From the massive moose to the miniscule mole, 68 species of Minnesota, Wisconsin and Michigan mammals are described in vivid detail by mammalogist Roger Powell of Ely, Minnesota. Roger is a Professor Emeritus of North Carolina State University with a broad range of expertise from Black Bears to fishers to weasels. All native (and introduced species) are covered from lynx to Least Chipmunk, from wolf to Woodland Jumping Mouse and from Snowshoe Hare to Short-tailed Shrew. Every page will provide an "aha" moment and an exclamation of "I didn't know that " You thought you knew our northern mammals... until you read this book
Did you know that there are more than 90 species of rabbits, hares, and pikas, rabbits' little-known cousins? And that new species are still being found? Or that baby rabbits nurse from their mothers only once a day? How about that some people brew medicinal tea from rabbit pellets? Wildlife conservationists Susan Lumpkin and John Seidensticker have all the answers--from the mundane to the unbelievable--about the world's leaping lagomorphs.
To some, rabbits are simply a docile pet for the classroom or home. To others, they are the cute animals munching on clover or the pests plaguing vegetable gardens. Whatever your interest, in Rabbits: The Animal Answer Guide you will discover that they are a more complex group than you might have first imagined. Lumpkin and Seidensticker take these floppy-eared creatures out of the cabbage patch and into the wild, answering 95 frequently asked questions about these familiar and fascinating animals.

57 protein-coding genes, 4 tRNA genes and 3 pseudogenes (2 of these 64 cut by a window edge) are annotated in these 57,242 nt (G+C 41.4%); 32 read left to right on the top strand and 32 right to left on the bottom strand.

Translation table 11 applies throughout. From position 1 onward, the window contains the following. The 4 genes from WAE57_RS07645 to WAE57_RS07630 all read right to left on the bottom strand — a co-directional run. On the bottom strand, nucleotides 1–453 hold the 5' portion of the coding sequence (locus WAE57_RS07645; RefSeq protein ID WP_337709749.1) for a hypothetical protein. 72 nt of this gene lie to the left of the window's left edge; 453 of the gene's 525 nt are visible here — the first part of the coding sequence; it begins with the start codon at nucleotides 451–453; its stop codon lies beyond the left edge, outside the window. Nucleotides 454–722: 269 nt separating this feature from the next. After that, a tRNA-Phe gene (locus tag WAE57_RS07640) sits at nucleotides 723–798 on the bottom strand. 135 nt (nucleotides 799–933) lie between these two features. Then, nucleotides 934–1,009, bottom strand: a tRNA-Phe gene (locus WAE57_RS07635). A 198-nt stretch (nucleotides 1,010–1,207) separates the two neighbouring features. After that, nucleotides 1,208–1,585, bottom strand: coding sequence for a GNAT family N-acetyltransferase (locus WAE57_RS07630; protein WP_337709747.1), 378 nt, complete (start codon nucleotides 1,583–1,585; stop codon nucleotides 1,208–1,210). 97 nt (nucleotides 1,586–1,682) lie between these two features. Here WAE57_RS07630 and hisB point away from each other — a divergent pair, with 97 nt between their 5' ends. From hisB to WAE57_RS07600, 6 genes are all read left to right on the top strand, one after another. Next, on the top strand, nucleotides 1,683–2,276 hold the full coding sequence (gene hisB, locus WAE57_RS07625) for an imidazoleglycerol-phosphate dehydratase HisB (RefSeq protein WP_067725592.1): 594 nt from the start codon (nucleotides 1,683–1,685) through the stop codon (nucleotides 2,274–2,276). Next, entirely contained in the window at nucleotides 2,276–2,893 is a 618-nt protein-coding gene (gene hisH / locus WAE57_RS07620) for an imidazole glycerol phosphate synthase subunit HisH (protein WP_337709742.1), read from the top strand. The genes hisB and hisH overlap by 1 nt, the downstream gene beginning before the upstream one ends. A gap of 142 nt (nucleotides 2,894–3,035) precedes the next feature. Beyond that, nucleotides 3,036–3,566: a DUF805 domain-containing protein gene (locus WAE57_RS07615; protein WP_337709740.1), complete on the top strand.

With informative photographs and an accessible format, Rabbits: The Animal Answer Guide is the one resource you will need to learn about rabbits' anatomy and physiology, evolutionary history, ecology, behavior, and their relationships with humans. Lumpkin and Seidensticker also talk about conservation, because while rabbits may breed like, well, rabbits, several species are among the most endangered animals on Earth.
An invaluable reference -- comprehensive, readable and filled with stunning color photographs.
This landmark reference by award-winning nature writer Adrian Forsyth includes scientific names, descriptions and behavioral information for the wild mammals of North America, but is much more than a field guide. In engaging language, the author delves into the reasons the animals live and act the way they do, explaining for example:
- Why some predators are highly social while others live alone
- Why shrews no bigger than a thimble eat more than their body weight each day
- How a bat can pick a small insect off the surface of a leaf in total darkness
- How a squat prehistoric pig-like animal evolved into the pronghorn antelope, one of the world's fastest creatures.
The text is illustrated with exquisite color photographs by some of North America's foremost wildlife photographers, making Mammals of North America an important nature reference for the entire family.
Illustrates and explains a series of strategems to keep squirrels from eating and ruining yards and gardens when more traditional tactics fail.